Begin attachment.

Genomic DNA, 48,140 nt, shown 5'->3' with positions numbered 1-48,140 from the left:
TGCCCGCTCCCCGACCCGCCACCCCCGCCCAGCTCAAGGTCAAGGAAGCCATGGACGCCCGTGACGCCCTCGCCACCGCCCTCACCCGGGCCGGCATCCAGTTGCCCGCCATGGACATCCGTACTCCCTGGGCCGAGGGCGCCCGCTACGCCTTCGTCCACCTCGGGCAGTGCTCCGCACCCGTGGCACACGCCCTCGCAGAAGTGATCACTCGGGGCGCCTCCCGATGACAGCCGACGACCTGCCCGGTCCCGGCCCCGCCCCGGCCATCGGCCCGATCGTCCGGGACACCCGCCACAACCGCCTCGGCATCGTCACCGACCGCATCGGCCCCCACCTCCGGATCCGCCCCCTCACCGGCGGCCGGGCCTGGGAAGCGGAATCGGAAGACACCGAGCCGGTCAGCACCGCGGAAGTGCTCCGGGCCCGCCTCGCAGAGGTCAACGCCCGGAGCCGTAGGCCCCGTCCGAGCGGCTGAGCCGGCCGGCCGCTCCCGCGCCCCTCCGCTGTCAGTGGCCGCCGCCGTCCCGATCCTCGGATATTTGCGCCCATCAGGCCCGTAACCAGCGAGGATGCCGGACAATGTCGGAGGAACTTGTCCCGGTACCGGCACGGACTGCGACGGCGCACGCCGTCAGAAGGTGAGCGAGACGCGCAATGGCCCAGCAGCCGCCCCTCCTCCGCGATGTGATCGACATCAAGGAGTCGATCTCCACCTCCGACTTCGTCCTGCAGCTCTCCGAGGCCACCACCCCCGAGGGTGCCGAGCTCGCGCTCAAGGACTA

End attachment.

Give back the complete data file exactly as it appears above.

Genomic DNA, 48,140 nt, shown 5'->3' with positions numbered 1-48,140 from the left:
TGCCCGCTCCCCGACCCGCCACCCCCGCCCAGCTCAAGGTCAAGGAAGCCATGGACGCCCGTGACGCCCTCGCCACCGCCCTCACCCGGGCCGGCATCCAGTTGCCCGCCATGGACATCCGTACTCCCTGGGCCGAGGGCGCCCGCTACGCCTTCGTCCACCTCGGGCAGTGCTCCGCACCCGTGGCACACGCCCTCGCAGAAGTGATCACTCGGGGCGCCTCCCGATGACAGCCGACGACCTGCCCGGTCCCGGCCCCGCCCCGGCCATCGGCCCGATCGTCCGGGACACCCGCCACAACCGCCTCGGCATCGTCACCGACCGCATCGGCCCCCACCTCCGGATCCGCCCCCTCACCGGCGGCCGGGCCTGGGAAGCGGAATCGGAAGACACCGAGCCGGTCAGCACCGCGGAAGTGCTCCGGGCCCGCCTCGCAGAGGTCAACGCCCGGAGCCGTAGGCCCCGTCCGAGCGGCTGAGCCGGCCGGCCGCTCCCGCGCCCCTCCGCTGTCAGTGGCCGCCGCCGTCCCGATCCTCGGATATTTGCGCCCATCAGGCCCGTAACCAGCGAGGATGCCGGACAATGTCGGAGGAACTTGTCCCGGTACCGGCACGGACTGCGACGGCGCACGCCGTCAGAAGGTGAGCGAGACGCGCAATGGCCCAGCAGCCGCCCCTCCTCCGCGATGTGATCGACATCAAGGAGTCGATCTCCACCTCCGACTTCGTCCTGCAGCTCTCCGAGGCCACCACCCCCGAGGGTGCCGAGCTCGCGCTCAAGGACTA